Funmi Adesoji: Growing Up Under Strict Parents Was the Best That Happened to Me… They Molded Me into a Piece of Art 

Funmi Adesoji is Head Chef at Lagos-based Phummyndeps Kitchen. For her, culinary is an art that comes naturally to creative-minded chefs. Funmi showed traces of this even as a kid. Back then, she would cook noodles and add her own extra plating skills to make it more appealing. After her education, she unconsciously delved into catering and settled fully into professional catering, with Phummyndeps dishing out unique meals. She shares her journey into culinary, growing up, family, virtues and a lot more with Tosin Clegg

Culinary is an art that comes naturally 

Culinary is an art that comes naturally to creative-minded chefs. I’m a lover of colours, cuts, excellence and I hate boring meals; hence my style of plating. I would cook noodles as a child and add my own extra plating skills to make it more appealing. Plating is not something I plan. I just cook and envision how I want it to look on the plate and I go for it. Cooking is a beautiful thing; food is life and should be treated as such. I intend to tell the story of Nigerian food throughout Africa and eventually the world, one step at a time. 

Growing up in Gbagada, Lagos was fun 

My family was a middle class one. I can proudly say that I had the best experience growing up in Nigeria though my parents were extremely strict. I remember vividly always wanting to go to a boarding school. I wanted to do this just to gain freedom. My parents would not allow us watch television because they were very strict. We could not mingle with other kids and had to wear knee length dresses, long skirts and loose blouses. I also remember church back then was my second home because I had so much fun and enjoyed meeting children of my age and interacting with them which I did enjoy. The fun began when I got into secondary school. There I was able to express myself more. It’s time filled with memories most I wish were never seen, some I wish were still present.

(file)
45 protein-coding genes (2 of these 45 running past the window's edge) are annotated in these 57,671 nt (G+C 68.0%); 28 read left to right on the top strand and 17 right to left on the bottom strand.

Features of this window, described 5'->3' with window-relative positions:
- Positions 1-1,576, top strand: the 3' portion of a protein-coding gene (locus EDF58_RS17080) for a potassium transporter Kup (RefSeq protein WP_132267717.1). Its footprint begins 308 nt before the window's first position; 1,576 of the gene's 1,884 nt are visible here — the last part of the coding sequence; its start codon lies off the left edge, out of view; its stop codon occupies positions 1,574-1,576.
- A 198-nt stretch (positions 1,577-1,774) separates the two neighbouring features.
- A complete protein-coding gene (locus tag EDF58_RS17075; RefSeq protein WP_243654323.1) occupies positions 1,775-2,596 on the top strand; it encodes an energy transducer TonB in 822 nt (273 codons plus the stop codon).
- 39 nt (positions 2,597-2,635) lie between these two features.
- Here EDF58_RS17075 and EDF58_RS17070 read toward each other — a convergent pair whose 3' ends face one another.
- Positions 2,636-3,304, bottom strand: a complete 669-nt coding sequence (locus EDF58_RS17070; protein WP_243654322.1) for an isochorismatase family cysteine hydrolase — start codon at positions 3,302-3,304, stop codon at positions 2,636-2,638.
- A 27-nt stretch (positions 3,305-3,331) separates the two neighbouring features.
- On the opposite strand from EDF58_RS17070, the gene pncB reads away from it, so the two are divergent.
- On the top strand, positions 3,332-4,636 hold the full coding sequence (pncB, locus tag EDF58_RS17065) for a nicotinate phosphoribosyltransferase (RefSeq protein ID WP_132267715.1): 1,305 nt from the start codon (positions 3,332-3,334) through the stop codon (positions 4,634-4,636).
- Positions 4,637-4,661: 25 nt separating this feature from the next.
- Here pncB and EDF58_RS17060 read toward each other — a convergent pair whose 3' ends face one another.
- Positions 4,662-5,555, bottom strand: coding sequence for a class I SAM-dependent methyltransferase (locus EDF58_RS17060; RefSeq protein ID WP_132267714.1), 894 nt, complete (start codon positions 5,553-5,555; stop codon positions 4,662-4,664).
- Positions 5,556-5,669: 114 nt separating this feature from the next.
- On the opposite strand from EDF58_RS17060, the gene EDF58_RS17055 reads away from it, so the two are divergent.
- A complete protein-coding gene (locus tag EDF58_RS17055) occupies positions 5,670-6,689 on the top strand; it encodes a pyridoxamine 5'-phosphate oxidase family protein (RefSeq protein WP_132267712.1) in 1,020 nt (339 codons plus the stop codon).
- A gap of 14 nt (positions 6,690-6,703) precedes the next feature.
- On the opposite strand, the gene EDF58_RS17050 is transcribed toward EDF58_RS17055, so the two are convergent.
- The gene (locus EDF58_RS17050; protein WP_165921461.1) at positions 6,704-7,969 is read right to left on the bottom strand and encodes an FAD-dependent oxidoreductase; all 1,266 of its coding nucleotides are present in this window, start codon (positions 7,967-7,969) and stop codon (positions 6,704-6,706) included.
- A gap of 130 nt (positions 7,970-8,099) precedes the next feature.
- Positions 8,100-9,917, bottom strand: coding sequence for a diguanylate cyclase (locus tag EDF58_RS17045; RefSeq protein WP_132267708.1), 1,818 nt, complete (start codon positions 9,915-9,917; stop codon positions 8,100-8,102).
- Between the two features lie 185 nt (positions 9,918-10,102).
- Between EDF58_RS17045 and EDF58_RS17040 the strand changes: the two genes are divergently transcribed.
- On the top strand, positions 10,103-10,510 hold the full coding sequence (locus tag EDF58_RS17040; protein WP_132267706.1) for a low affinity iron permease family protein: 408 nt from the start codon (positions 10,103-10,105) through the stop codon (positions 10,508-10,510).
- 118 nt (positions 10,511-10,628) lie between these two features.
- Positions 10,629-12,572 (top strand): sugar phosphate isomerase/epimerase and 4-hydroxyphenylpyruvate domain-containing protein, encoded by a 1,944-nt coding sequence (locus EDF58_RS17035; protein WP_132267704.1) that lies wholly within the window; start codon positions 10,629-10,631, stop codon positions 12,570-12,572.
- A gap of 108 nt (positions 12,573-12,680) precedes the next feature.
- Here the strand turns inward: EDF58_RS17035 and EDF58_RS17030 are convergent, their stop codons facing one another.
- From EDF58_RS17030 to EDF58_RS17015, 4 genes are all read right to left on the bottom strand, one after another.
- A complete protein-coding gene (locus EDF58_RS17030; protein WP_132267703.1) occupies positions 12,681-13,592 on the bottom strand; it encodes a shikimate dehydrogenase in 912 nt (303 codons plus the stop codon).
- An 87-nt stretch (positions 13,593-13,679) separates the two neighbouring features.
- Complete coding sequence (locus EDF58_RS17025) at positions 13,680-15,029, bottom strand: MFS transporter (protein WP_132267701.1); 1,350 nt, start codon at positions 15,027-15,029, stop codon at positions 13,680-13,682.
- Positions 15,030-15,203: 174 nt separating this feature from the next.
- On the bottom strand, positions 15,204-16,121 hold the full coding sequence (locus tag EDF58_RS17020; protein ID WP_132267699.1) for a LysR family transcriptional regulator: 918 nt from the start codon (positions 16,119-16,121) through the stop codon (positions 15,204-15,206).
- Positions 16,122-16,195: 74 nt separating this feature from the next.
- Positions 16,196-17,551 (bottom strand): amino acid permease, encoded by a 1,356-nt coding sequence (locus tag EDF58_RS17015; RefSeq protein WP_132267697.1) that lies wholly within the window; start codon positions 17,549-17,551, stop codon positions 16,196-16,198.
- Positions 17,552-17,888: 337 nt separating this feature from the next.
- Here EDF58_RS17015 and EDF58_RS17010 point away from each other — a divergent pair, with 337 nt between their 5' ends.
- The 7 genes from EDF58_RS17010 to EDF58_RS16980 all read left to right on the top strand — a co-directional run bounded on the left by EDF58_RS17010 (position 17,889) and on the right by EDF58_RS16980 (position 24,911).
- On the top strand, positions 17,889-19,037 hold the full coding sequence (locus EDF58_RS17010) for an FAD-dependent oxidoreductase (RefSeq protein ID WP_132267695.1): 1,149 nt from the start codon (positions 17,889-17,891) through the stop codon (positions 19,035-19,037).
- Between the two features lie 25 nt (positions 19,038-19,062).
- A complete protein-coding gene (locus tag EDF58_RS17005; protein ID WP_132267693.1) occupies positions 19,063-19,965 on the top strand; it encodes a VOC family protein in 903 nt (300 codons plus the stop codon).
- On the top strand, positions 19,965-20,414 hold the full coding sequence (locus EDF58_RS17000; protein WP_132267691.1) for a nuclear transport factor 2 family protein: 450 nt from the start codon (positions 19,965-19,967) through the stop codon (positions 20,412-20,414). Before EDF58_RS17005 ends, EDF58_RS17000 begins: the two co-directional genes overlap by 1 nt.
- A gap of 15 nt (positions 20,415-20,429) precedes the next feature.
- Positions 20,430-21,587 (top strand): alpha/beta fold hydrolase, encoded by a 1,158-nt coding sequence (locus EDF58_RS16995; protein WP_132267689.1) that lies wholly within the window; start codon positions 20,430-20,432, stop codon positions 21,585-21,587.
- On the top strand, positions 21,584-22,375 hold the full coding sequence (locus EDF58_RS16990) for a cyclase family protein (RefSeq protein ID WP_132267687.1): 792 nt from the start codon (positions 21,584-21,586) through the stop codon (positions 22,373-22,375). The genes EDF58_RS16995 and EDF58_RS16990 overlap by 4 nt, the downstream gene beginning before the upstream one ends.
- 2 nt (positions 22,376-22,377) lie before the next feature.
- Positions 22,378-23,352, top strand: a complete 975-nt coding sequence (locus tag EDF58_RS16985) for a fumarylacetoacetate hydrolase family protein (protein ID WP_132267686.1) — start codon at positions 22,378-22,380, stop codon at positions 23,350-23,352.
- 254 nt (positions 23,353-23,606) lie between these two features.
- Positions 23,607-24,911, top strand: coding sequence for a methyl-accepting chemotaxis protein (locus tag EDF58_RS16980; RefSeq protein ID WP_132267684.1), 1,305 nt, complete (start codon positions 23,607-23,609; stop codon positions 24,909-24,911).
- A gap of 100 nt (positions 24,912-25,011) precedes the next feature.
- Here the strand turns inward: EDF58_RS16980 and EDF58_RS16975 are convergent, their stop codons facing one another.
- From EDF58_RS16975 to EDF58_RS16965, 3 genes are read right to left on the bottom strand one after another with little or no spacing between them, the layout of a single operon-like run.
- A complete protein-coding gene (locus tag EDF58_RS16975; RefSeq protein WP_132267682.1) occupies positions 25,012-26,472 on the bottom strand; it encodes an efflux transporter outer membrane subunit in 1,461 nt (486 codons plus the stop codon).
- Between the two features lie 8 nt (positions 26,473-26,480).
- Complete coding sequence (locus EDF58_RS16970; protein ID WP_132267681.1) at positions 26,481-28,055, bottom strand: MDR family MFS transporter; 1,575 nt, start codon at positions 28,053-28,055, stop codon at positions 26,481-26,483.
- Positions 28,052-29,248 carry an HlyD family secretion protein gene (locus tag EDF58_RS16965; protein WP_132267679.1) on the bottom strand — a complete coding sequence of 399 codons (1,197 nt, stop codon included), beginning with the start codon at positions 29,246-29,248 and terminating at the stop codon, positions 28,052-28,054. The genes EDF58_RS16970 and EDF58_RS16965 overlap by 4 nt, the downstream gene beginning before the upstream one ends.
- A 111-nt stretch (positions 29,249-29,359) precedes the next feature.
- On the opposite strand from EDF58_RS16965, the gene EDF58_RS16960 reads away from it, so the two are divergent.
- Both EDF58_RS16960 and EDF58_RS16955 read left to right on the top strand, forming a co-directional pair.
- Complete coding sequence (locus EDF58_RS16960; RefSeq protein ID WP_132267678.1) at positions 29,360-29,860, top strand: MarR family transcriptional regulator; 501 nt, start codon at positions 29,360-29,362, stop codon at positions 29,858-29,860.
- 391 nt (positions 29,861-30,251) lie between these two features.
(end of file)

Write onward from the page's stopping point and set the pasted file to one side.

Things weren’t tough growing up 

I think my struggle was that I was unable to do all the things most children around could do. Which I think was normal in every strict Christian home back then. And as regards my background shaping my life, well that’s a big one. Honestly, now I get the message thank you mum. I’m very grounded. 

I call my parents my super heroes 

My mother was a caterer and my late dad an ex-military man, both Christians. They are very loving and caring. My dad was the most caring one especially when I or any of my siblings was ill. He would always make sure we were taken care of extremely well. I do miss that about him even now that I’m a lot older. Growing up under the guardianship of my strict parents is the best that has ever happened to me. I’m forever grateful to them; they molded me into a piece of art. 

Best gift gotten as a child 

I find it funny now. I remember the day my dad bought us a television. I was in secondary school then, omg!! We were super excited but then we could only watch Christians channels. 

I’m not married but engaged

I’m not married but engaged to my partner and we have three beautiful kids together. We got together when I was 24. 

The saddest day of my entire life

The most difficult thing that has ever happened to me was when I was told I had cancer last year on 15th of December 2017. It was the saddest day of my entire life. Though, I never thought for once I was going to die even though I was diagnosed to be at stage three of cancer. All I did was I re-dedicated my life to God and I held on to all his promises for me in the bible. So grateful to God I’m cancer free now and that is a living testimony. 

Mistakes in Life

I am sure that we have all made a few mistakes in our lives or professional career but everything in life is supposed to teach us to do better or make more focused decisions. Life is a learning curve and we keep learning every day to become our best and give our best. 

Indelible high and low point

The lower you hit rock bottom, the highest you rise. It’s not about the number of times you fall but how you rise matters. Always seeing my family alive and well gives me so much joy every day. The kids are achieving good grades at school, hubby doing well; I am doing what fulfills me 100 per cent. I’m alive, God is good, cannot ask for anything more. 

My biggest fear is failure 

To let myself and my children down remains my biggest fear in life. The future is so uncertain and no one knows what it holds or what will happen. I strive to do my best so I can leave a legacy for my children. Something they can look back and say, ‘Wooow, that was because of Mummy.’ 

Things I still desire

In as much as I am living a lifestyle and creating a brand, the passion and hard work to strive and do better will always be there; it’s the desire that motivates you to want to learn more and do better. I want to take my fine dining to a global level someday. I never made a conscious decision to become a cook. It just happened. I was bored of staying at home doing nothing so I started catering for my close friends for free and from there I realised people enjoyed my food and here we are.

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